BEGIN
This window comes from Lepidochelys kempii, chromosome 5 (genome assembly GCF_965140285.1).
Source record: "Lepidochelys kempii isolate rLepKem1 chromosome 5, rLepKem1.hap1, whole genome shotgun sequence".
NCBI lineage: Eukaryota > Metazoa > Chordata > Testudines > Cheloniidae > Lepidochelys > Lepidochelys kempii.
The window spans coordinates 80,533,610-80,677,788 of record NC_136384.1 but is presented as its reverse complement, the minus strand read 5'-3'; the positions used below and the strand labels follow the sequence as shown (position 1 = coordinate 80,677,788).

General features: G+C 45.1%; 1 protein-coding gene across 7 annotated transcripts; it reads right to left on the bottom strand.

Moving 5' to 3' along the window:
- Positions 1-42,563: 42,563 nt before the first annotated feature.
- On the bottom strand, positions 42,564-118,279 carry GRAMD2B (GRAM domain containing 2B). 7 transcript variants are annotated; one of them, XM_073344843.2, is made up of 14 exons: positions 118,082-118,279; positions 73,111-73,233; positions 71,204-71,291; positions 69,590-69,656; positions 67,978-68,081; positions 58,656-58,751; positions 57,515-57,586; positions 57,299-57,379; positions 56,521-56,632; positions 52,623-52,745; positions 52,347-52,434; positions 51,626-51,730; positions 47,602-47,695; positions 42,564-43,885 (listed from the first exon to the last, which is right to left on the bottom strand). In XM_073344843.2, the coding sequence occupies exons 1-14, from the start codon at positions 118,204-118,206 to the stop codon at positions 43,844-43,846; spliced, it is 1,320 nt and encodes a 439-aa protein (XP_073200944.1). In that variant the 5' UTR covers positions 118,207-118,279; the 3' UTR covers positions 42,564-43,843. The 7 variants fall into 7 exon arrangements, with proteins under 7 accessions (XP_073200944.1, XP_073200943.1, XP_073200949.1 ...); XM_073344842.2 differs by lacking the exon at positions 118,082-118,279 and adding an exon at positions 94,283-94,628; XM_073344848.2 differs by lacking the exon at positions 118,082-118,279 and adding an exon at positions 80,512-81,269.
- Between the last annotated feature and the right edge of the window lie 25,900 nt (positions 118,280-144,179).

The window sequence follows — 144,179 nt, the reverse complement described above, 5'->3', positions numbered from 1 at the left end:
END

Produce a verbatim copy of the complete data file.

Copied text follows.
This window comes from Lepidochelys kempii, chromosome 5 (genome assembly GCF_965140285.1).
Source record: "Lepidochelys kempii isolate rLepKem1 chromosome 5, rLepKem1.hap1, whole genome shotgun sequence".
NCBI lineage: Eukaryota > Metazoa > Chordata > Testudines > Cheloniidae > Lepidochelys > Lepidochelys kempii.
The window spans coordinates 80,533,610-80,677,788 of record NC_136384.1 but is presented as its reverse complement, the minus strand read 5'-3'; the positions used below and the strand labels follow the sequence as shown (position 1 = coordinate 80,677,788).

General features: G+C 45.1%; 1 protein-coding gene across 7 annotated transcripts; it reads right to left on the bottom strand.

Moving 5' to 3' along the window:
- Positions 1-42,563: 42,563 nt before the first annotated feature.
- On the bottom strand, positions 42,564-118,279 carry GRAMD2B (GRAM domain containing 2B). 7 transcript variants are annotated; one of them, XM_073344843.2, is made up of 14 exons: positions 118,082-118,279; positions 73,111-73,233; positions 71,204-71,291; positions 69,590-69,656; positions 67,978-68,081; positions 58,656-58,751; positions 57,515-57,586; positions 57,299-57,379; positions 56,521-56,632; positions 52,623-52,745; positions 52,347-52,434; positions 51,626-51,730; positions 47,602-47,695; positions 42,564-43,885 (listed from the first exon to the last, which is right to left on the bottom strand). In XM_073344843.2, the coding sequence occupies exons 1-14, from the start codon at positions 118,204-118,206 to the stop codon at positions 43,844-43,846; spliced, it is 1,320 nt and encodes a 439-aa protein (XP_073200944.1). In that variant the 5' UTR covers positions 118,207-118,279; the 3' UTR covers positions 42,564-43,843. The 7 variants fall into 7 exon arrangements, with proteins under 7 accessions (XP_073200944.1, XP_073200943.1, XP_073200949.1 ...); XM_073344842.2 differs by lacking the exon at positions 118,082-118,279 and adding an exon at positions 94,283-94,628; XM_073344848.2 differs by lacking the exon at positions 118,082-118,279 and adding an exon at positions 80,512-81,269.
- Between the last annotated feature and the right edge of the window lie 25,900 nt (positions 118,280-144,179).

The window sequence follows — 144,179 nt, the reverse complement described above, 5'->3', positions numbered from 1 at the left end: